The BWV 851 fugue in D minor is an excellent example of effective use of contrapuntal techniques like transformation by inversion or contrary motion, invertible counterpoint and stretti.


The fugue is a three voice fugue. Motives from the subject will be used throughout the fugue:

We will use the letters a and b to identify the motives. Motive b will often be subdivided, so we will identify each part as b1 and b2:

Going back to the first example we find that motive a transformed by inversion and diminution is used to create the first part of the counterpoint to the real answer (A). Motive b1 makes the second part and motive b2 appears after the answer concludes:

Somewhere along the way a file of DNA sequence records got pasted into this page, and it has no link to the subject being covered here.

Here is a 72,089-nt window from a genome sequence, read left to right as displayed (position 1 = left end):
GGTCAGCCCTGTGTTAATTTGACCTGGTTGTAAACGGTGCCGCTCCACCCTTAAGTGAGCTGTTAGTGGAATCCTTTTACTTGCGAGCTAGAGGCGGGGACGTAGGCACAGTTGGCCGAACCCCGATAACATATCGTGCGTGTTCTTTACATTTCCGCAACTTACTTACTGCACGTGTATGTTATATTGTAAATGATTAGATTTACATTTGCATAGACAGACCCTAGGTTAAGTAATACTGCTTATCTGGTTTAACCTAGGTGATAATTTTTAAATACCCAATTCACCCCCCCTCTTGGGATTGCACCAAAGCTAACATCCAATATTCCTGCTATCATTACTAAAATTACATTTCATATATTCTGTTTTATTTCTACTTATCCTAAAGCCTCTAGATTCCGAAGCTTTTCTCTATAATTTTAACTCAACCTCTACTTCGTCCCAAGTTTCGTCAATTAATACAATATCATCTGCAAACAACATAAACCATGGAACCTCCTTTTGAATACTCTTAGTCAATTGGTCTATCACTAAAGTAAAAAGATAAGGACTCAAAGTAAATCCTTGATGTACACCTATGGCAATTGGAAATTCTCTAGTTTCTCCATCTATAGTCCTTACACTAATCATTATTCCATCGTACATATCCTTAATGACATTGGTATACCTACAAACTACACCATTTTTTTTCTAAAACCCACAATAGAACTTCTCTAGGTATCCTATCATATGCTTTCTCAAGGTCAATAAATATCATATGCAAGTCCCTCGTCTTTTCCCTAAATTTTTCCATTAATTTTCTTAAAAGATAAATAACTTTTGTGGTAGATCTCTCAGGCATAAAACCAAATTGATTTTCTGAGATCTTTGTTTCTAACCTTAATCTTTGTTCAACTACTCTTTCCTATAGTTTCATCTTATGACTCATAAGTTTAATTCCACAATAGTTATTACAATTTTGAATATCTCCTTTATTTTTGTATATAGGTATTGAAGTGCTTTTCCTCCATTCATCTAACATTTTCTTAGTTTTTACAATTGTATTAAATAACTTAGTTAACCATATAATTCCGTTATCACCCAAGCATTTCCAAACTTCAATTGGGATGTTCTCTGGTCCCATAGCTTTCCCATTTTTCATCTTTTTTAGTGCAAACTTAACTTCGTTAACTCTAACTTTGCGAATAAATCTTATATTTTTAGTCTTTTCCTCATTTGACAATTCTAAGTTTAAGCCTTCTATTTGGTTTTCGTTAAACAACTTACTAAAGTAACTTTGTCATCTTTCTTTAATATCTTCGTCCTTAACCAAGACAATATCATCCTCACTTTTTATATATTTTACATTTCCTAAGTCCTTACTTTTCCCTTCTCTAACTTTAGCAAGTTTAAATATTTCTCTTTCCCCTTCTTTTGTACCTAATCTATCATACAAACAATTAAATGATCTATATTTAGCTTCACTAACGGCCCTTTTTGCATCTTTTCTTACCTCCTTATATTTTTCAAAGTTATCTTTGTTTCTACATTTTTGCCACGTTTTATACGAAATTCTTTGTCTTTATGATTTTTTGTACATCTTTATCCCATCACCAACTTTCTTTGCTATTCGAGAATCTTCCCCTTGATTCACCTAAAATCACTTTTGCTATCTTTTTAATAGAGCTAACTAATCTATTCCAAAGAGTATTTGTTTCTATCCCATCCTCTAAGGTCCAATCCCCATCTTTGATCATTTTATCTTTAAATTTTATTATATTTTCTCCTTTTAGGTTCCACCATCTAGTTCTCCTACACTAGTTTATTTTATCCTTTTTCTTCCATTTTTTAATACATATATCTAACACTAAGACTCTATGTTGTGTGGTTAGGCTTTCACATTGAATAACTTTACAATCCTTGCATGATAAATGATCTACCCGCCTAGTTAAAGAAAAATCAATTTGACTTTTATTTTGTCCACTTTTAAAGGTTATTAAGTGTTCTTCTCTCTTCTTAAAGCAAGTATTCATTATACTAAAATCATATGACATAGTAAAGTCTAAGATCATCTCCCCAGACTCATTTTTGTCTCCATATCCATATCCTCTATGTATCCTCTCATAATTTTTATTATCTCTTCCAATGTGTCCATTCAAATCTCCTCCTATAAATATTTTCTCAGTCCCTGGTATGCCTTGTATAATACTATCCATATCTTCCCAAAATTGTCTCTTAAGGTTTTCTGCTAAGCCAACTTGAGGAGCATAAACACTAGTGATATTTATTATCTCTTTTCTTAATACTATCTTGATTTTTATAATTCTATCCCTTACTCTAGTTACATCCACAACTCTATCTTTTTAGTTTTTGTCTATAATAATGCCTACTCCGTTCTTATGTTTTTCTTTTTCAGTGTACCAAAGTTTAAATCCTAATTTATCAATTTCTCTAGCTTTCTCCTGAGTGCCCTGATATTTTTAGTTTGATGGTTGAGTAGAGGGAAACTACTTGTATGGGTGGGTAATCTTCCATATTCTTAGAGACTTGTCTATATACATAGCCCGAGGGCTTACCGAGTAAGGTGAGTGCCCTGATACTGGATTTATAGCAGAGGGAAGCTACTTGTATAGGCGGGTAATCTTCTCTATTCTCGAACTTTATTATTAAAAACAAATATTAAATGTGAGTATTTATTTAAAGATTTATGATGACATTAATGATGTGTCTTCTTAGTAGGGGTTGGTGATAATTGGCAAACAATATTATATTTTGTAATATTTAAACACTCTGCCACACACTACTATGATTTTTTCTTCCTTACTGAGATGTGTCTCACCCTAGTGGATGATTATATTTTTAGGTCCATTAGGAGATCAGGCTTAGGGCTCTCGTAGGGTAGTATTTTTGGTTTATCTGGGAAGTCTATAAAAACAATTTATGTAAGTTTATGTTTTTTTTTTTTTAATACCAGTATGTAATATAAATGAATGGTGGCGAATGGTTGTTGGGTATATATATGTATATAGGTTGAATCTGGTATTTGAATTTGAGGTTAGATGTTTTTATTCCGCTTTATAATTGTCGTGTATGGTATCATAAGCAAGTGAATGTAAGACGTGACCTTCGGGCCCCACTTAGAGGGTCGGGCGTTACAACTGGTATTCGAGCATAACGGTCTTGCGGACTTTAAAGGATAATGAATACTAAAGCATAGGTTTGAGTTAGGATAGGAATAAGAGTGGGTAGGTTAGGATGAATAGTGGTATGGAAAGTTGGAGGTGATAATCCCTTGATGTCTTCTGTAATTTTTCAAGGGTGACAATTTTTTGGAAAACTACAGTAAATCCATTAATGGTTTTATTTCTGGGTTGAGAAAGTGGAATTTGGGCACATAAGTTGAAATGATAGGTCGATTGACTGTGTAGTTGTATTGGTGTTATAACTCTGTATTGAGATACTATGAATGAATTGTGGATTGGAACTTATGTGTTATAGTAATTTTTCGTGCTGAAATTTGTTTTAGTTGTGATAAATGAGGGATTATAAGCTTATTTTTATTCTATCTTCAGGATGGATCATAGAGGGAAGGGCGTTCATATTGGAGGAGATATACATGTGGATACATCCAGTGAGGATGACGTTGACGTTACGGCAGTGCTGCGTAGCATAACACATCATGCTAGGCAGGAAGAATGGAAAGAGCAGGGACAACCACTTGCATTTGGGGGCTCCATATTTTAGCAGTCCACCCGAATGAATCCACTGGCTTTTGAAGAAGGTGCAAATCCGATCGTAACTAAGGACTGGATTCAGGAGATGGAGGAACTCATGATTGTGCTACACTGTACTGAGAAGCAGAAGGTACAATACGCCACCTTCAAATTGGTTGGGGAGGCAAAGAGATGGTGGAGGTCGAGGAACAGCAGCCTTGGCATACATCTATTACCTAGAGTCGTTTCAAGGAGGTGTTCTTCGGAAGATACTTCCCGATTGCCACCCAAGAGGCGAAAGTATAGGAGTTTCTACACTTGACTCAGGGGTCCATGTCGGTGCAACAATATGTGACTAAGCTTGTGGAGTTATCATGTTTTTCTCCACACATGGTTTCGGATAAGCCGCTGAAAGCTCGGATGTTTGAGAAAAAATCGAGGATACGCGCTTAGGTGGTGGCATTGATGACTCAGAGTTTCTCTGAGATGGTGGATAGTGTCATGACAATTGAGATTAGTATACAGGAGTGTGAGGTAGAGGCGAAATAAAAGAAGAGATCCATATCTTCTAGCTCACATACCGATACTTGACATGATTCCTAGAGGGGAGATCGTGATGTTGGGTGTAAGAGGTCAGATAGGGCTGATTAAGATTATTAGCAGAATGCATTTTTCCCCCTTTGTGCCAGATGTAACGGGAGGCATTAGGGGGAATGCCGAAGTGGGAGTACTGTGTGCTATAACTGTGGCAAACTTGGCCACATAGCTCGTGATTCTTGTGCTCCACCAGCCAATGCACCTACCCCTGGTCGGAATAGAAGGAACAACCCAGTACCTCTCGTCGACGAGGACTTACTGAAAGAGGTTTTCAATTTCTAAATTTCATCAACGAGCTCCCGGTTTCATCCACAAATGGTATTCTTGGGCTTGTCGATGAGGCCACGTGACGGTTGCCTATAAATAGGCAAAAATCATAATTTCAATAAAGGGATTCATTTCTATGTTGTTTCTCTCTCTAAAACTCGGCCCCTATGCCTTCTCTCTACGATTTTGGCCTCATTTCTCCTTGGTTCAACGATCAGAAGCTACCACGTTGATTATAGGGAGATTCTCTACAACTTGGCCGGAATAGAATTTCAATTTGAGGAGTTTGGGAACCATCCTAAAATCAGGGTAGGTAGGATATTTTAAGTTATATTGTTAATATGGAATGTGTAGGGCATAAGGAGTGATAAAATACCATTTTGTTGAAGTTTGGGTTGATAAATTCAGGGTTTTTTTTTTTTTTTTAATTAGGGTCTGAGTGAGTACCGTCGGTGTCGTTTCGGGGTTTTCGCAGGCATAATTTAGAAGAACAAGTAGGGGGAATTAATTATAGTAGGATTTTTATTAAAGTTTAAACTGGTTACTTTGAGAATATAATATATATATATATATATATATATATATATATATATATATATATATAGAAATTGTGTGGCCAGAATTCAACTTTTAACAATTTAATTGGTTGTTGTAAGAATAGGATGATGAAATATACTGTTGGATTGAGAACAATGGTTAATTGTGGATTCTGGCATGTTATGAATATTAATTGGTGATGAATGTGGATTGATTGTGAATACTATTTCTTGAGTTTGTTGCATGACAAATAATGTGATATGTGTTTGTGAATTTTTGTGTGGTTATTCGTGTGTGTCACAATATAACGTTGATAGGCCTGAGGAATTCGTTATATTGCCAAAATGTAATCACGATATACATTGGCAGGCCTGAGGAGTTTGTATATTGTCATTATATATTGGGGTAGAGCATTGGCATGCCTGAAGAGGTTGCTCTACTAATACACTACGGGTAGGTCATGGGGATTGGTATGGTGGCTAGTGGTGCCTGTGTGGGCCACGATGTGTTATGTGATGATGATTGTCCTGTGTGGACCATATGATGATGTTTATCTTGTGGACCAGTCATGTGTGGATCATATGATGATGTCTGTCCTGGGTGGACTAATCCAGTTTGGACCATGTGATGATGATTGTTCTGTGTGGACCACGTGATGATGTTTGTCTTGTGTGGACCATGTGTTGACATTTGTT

This counterpoint can be considered a countersubject although it will be used with some liberty throughout the fugue. When the third voice plays the subject the countersubject is divided between the soprano and the alto. We will identify the first part as CS-a and the second part as CS-b:

The exposition ends in measure 8 with the bass:

© 2011 José Rodríguez Alvira. Published by


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